Arduino powered occupancy sensor

Hi all. I want to use a 328 in my ceiling to work as an occupancy sensor for lighting and also to control the extractor fan by measuring humidity.

Everything seems straight forward, I have some of the bargain PIR sensors from eBay which should do the job, but I'm not sure how to measure ambient light because I would want to mount a LDR inside or close to the PIR But I can see it causing issues when the lights have been turned on because the brightness would then more than likely be over the LUX threshold and the lights would cycle surely?

Hope that makes sense and I look forward to hearing any suggestions - maybe someone has torn down a standard PIR and seen how it is done?

Here is what you almost always need to do when buying from ebay.

  1. Roughly 98% of the time, they don’t provide adequate documentation, but the products
    are almost always clones of someone else’s IP, and who do provide documentation.

  2. so, what you need to do is use “google images” search, and try to locate the original
    device, where someone does provide the correct documentation. Then, you’ll know
    what you actually have.

  3. in regards PIRs, a lot of these devices already have an LDR inside that’s used to adjust
    the ambient light sensitivity - but of course, first you have to know what the heck it is
    that you actually have. So, go to #2.

Hi oric_dan. The PIR does not have a LDR built in and I know enough about it to use it but thanks for the tip :)

I'm just wondering how to measure the ambient light without the room lights effecting the readings when they have been triggered?

If the LDR is there so that the Arduino can know when to switch lamps on and off then presumably it already knows when the lamp is on and could apply the appropriate criteria to the LDR reading. In that case you just need to find out how much difference the lamp makes to the LDR reading and adjust the code to accommodate that.

there is no LDR there yet but I will be implementing one - I guess as you say maybe it will have to be a software thing to allow it to function properly once the lamp is on?


I assume you are measuring the ambient light so your PIR doesn't cause the lights to go on when someone enters the room during daylight hours.

Daylight to darkness doesn't change frequently so the logic for dealing with it seems simple.

  1. If the room is empty the lights should be off regardless of ambient light.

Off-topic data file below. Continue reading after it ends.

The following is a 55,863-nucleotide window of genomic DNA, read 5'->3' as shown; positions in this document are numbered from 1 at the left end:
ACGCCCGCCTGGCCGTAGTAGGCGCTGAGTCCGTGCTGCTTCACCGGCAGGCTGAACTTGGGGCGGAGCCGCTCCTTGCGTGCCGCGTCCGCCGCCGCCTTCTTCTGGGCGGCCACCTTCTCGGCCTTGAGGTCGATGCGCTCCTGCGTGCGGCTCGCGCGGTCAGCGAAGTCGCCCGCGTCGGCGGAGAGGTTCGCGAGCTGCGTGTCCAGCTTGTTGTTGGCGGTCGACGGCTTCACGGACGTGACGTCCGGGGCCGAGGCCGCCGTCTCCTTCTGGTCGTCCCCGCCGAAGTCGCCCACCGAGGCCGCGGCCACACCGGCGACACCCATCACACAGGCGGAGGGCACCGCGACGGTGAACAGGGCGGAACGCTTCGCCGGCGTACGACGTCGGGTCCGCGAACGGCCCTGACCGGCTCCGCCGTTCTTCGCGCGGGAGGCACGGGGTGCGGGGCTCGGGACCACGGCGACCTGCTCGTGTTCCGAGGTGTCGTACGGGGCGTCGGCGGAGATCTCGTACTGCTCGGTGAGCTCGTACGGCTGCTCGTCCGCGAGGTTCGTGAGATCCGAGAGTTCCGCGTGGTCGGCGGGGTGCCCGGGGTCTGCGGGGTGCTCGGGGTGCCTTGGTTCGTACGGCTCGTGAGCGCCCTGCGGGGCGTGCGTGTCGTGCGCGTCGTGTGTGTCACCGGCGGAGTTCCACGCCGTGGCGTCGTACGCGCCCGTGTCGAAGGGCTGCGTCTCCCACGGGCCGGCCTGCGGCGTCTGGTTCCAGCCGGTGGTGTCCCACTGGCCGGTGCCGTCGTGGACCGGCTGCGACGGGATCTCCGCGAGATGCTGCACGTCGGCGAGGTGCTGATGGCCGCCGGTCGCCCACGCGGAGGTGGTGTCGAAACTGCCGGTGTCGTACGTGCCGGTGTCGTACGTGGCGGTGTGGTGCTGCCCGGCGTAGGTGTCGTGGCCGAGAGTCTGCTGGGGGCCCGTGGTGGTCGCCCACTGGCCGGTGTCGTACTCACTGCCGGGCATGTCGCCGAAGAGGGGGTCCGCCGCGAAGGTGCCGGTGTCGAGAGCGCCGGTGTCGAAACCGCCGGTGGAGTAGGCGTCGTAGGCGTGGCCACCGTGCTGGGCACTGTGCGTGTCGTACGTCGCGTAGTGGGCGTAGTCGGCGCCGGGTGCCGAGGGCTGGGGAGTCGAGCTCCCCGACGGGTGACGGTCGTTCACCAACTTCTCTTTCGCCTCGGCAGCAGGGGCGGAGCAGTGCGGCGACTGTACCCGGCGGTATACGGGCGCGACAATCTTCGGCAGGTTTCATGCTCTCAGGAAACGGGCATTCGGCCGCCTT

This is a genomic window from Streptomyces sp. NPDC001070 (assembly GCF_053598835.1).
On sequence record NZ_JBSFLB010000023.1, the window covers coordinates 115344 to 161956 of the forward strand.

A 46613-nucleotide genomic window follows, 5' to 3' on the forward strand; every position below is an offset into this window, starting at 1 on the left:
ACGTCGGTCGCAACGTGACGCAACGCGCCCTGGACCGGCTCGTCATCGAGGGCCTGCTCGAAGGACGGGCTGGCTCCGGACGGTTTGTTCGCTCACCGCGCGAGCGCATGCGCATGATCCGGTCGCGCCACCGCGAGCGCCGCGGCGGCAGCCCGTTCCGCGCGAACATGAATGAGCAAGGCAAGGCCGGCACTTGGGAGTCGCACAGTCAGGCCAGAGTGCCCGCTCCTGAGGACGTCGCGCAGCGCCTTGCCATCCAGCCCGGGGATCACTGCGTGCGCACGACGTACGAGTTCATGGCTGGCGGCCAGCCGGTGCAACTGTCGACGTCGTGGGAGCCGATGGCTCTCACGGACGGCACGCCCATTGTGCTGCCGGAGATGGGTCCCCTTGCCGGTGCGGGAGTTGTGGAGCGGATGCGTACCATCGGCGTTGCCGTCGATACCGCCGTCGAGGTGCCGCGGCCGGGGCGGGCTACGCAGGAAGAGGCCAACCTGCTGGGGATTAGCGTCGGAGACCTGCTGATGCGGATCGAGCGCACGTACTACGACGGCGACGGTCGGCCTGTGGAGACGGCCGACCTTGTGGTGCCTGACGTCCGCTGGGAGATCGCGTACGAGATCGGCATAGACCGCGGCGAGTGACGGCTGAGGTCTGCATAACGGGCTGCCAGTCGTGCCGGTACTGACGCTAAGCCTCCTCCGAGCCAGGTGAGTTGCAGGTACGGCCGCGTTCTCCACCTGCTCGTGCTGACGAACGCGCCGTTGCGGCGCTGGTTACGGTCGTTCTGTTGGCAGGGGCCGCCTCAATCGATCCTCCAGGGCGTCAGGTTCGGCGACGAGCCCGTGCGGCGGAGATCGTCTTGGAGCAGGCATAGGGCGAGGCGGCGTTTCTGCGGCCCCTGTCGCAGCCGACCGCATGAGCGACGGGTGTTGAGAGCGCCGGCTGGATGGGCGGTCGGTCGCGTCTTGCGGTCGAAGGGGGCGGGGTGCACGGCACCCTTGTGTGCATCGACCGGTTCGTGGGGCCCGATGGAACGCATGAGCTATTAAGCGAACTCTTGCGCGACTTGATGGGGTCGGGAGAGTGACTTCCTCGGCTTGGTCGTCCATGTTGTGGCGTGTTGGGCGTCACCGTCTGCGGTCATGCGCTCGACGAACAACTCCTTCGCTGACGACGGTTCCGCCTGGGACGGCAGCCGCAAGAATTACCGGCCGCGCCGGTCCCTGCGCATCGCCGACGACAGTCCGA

2. If the room is occupied and the lights are off and the ambient light is high the lights stay off.

  3. If the room is occupied and the ambient light is low the lights go on.

  4. If the lights are on the ambient lighting is ignored and rule 1 is applied.


Thanks Robin, I never really thought of it like that, I guess it will be a software thing then.

Thanks again!

I guess with the logic I mentioned earlier there is a risk if the room is occupied prior to dawn that the lights won't go off when daylight comes if the room remains occupied.

If I was concerned about that I think I would locate my LDR so that it was looking out the window to detect outdoor light.


Another problem with this sort of project is reliably detecting the human, a PIR will only detect movement, if they sit still for 5 minutes it will think they have left the room.


This is the problem that gives substance to the expression "many hands make light work".


Graynomad: if they sit still for 5 minutes it will think they have left the room.

Graynomad: Another problem with this sort of project is reliably detecting the human, a PIR will only detect movement, if they sit still for 5 minutes it will think they have left the room.


I have thought quite a bit about this case, but can't think of a way around it using a standard PIR. You can get microwave occupancy sensors but I guess they also work on the principles of changing values.

I think if I go ahead I will have the lights fade out when the time has elapsed, then if the room is occupied it gives the occupier a chance to keep it on!

haha, many hands... I like it :)

well, I was looking at the PCB and noticed through holes labelled cds. I have done some reverse engineering on the PCB, then I found a datasheet which confirms that the controller has a output disable function if the voltage on a pin is <2v

I had a 10k LDR lying around and tried it out, voltage was too low because the divider was only being pulled up to 3V via 1 1M resistor. I took it off and connected a 100K pot which seems to give a nice range of light to dark. Very chuffed with these little PIR’s and they are so cheap!

Hopefully the only issue I have now is finding a bigger dome fresnel lense :slight_smile: